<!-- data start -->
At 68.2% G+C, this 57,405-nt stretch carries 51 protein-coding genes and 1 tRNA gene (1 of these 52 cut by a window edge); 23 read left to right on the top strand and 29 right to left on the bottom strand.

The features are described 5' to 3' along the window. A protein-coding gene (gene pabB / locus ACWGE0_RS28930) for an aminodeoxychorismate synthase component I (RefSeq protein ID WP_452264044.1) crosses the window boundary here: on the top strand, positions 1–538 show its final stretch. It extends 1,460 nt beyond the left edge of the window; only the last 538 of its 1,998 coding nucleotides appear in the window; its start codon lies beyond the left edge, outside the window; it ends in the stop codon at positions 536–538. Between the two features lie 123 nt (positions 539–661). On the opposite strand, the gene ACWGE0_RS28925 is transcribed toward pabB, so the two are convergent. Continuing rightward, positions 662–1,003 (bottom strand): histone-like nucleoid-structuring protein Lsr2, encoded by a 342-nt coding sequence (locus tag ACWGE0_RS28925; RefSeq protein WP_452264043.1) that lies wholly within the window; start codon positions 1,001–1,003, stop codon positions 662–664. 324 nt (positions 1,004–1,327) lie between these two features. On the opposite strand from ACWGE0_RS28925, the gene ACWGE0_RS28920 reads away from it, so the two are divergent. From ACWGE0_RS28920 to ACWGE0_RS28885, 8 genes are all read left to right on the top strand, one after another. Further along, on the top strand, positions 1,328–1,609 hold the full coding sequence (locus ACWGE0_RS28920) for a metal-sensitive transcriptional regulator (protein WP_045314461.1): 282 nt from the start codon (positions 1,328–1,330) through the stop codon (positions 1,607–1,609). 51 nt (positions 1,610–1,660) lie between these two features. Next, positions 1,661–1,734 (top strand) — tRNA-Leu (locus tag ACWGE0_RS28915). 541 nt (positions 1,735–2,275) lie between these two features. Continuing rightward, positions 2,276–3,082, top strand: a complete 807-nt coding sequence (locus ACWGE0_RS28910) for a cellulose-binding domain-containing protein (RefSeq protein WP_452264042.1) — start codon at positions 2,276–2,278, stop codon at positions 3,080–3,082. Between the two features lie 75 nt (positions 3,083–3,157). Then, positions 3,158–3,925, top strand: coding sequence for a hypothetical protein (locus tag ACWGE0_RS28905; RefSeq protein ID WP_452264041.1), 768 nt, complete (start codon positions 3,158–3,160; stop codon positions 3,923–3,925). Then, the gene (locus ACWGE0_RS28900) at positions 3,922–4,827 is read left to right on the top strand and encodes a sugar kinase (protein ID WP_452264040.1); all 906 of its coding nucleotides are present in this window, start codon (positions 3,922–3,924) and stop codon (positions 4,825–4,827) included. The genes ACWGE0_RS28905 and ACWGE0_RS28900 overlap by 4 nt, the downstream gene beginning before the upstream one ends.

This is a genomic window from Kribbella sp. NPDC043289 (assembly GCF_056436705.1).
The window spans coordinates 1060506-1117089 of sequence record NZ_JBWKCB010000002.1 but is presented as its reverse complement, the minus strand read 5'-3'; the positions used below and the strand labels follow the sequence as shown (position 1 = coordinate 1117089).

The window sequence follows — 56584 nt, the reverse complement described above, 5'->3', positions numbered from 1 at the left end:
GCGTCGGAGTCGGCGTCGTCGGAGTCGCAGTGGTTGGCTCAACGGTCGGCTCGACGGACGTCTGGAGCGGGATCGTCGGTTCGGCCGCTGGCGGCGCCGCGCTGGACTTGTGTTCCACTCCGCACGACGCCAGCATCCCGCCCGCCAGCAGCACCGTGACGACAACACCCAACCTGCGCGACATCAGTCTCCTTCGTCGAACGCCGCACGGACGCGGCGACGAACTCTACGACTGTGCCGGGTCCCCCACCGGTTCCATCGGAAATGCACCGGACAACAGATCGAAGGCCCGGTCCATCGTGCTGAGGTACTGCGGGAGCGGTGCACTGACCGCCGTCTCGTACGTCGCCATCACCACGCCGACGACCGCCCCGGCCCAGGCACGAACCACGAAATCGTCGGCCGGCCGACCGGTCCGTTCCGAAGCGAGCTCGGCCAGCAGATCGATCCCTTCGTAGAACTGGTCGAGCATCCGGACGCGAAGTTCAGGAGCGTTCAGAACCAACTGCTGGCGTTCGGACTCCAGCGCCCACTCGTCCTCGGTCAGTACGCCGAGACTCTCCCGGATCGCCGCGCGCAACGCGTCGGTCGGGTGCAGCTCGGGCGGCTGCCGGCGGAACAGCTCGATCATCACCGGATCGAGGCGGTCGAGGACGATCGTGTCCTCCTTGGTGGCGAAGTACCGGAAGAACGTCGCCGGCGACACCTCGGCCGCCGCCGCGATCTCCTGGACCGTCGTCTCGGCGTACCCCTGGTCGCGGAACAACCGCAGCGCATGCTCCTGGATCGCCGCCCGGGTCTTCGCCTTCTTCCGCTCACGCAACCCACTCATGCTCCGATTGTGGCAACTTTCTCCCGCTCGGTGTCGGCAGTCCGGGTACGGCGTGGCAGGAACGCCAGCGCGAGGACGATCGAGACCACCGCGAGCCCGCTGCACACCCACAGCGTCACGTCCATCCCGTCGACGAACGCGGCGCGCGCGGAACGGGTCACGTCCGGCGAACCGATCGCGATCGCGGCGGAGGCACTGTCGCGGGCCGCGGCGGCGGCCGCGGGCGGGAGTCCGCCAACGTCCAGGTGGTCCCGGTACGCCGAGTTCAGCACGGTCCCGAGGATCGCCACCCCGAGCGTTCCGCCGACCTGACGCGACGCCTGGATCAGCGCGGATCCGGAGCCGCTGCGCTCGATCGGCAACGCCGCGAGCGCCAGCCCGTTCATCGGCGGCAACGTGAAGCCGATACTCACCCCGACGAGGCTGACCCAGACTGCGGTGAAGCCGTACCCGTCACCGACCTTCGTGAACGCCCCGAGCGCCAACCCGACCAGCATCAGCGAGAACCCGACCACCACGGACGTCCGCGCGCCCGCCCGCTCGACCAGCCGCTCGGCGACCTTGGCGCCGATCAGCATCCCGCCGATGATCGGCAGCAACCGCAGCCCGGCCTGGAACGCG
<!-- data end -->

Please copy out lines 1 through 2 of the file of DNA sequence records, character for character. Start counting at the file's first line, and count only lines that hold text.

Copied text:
At 68.2% G+C, this 57,405-nt stretch carries 51 protein-coding genes and 1 tRNA gene (1 of these 52 cut by a window edge); 23 read left to right on the top strand and 29 right to left on the bottom strand.

The features are described 5' to 3' along the window. A protein-coding gene (gene pabB / locus ACWGE0_RS28930) for an aminodeoxychorismate synthase component I (RefSeq protein ID WP_452264044.1) crosses the window boundary here: on the top strand, positions 1–538 show its final stretch. It extends 1,460 nt beyond the left edge of the window; only the last 538 of its 1,998 coding nucleotides appear in the window; its start codon lies beyond the left edge, outside the window; it ends in the stop codon at positions 536–538. Between the two features lie 123 nt (positions 539–661). On the opposite strand, the gene ACWGE0_RS28925 is transcribed toward pabB, so the two are convergent. Continuing rightward, positions 662–1,003 (bottom strand): histone-like nucleoid-structuring protein Lsr2, encoded by a 342-nt coding sequence (locus tag ACWGE0_RS28925; RefSeq protein WP_452264043.1) that lies wholly within the window; start codon positions 1,001–1,003, stop codon positions 662–664. 324 nt (positions 1,004–1,327) lie between these two features. On the opposite strand from ACWGE0_RS28925, the gene ACWGE0_RS28920 reads away from it, so the two are divergent. From ACWGE0_RS28920 to ACWGE0_RS28885, 8 genes are all read left to right on the top strand, one after another. Further along, on the top strand, positions 1,328–1,609 hold the full coding sequence (locus ACWGE0_RS28920) for a metal-sensitive transcriptional regulator (protein WP_045314461.1): 282 nt from the start codon (positions 1,328–1,330) through the stop codon (positions 1,607–1,609). 51 nt (positions 1,610–1,660) lie between these two features. Next, positions 1,661–1,734 (top strand) — tRNA-Leu (locus tag ACWGE0_RS28915). 541 nt (positions 1,735–2,275) lie between these two features. Continuing rightward, positions 2,276–3,082, top strand: a complete 807-nt coding sequence (locus ACWGE0_RS28910) for a cellulose-binding domain-containing protein (RefSeq protein WP_452264042.1) — start codon at positions 2,276–2,278, stop codon at positions 3,080–3,082. Between the two features lie 75 nt (positions 3,083–3,157). Then, positions 3,158–3,925, top strand: coding sequence for a hypothetical protein (locus tag ACWGE0_RS28905; RefSeq protein ID WP_452264041.1), 768 nt, complete (start codon positions 3,158–3,160; stop codon positions 3,923–3,925). Then, the gene (locus ACWGE0_RS28900) at positions 3,922–4,827 is read left to right on the top strand and encodes a sugar kinase (protein ID WP_452264040.1); all 906 of its coding nucleotides are present in this window, start codon (positions 3,922–3,924) and stop codon (positions 4,825–4,827) included. The genes ACWGE0_RS28905 and ACWGE0_RS28900 overlap by 4 nt, the downstream gene beginning before the upstream one ends.